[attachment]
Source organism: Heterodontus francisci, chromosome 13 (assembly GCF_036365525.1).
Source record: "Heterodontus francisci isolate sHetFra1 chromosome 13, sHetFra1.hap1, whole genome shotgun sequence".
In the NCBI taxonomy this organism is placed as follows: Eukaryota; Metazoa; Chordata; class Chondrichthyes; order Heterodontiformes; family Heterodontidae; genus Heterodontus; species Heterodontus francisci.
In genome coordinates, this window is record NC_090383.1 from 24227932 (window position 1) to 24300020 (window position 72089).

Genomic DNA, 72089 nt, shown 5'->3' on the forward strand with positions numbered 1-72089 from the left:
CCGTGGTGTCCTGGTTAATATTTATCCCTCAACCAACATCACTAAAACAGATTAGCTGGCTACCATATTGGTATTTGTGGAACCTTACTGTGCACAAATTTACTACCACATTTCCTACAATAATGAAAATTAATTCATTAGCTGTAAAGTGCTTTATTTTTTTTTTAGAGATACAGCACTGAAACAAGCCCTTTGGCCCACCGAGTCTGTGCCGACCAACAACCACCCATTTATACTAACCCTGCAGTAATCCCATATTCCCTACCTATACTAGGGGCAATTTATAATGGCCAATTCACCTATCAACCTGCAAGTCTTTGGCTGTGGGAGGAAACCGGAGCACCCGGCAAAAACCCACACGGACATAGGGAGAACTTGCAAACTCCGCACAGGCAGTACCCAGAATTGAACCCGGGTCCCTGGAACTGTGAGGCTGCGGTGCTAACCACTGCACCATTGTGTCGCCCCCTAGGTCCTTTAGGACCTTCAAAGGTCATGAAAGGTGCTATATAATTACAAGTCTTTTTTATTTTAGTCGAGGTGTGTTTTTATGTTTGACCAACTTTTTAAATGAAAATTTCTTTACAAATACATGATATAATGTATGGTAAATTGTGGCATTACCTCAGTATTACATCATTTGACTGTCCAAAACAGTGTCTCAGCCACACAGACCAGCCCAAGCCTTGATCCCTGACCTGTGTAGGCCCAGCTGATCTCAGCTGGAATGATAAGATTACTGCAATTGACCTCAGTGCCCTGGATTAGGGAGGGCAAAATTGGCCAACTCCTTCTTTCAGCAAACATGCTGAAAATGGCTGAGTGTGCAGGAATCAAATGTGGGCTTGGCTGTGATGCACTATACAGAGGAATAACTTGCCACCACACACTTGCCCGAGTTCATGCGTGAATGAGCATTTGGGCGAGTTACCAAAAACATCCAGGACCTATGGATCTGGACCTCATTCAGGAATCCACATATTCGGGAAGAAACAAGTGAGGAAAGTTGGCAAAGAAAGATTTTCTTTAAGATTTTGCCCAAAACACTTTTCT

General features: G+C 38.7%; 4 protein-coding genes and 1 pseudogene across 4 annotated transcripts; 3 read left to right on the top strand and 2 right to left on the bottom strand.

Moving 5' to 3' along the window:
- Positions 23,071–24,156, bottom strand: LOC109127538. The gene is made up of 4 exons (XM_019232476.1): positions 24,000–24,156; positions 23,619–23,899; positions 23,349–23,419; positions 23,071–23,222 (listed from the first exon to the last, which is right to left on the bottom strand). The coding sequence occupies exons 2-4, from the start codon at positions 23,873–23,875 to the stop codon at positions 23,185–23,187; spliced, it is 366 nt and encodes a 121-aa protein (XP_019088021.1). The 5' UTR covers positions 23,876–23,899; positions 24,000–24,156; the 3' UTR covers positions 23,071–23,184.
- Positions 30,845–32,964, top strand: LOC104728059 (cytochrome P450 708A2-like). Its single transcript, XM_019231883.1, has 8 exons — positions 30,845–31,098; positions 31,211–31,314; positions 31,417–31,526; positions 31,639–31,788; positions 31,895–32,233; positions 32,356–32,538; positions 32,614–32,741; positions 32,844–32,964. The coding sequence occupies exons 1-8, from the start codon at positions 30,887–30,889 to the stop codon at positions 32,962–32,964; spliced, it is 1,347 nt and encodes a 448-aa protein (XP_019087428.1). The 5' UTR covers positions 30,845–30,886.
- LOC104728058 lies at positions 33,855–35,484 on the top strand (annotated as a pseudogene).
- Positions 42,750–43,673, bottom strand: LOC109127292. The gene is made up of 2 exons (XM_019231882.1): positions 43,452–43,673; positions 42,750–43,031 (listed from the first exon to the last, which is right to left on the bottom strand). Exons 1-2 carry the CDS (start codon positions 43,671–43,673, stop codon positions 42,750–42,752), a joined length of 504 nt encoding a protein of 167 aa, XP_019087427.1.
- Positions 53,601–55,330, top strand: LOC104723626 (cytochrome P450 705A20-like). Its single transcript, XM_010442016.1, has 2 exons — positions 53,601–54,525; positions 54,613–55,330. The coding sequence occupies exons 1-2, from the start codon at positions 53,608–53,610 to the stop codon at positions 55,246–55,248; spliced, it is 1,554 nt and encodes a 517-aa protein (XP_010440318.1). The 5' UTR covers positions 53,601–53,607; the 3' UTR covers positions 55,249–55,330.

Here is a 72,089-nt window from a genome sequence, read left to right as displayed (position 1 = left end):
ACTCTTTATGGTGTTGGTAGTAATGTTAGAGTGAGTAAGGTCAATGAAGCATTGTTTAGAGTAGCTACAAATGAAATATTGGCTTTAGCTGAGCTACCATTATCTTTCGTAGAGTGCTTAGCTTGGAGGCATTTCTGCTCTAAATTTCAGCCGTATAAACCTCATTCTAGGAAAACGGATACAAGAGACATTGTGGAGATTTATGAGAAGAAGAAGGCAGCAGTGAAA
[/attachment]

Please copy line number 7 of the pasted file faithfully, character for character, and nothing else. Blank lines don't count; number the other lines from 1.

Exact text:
General features: G+C 38.7%; 4 protein-coding genes and 1 pseudogene across 4 annotated transcripts; 3 read left to right on the top strand and 2 right to left on the bottom strand.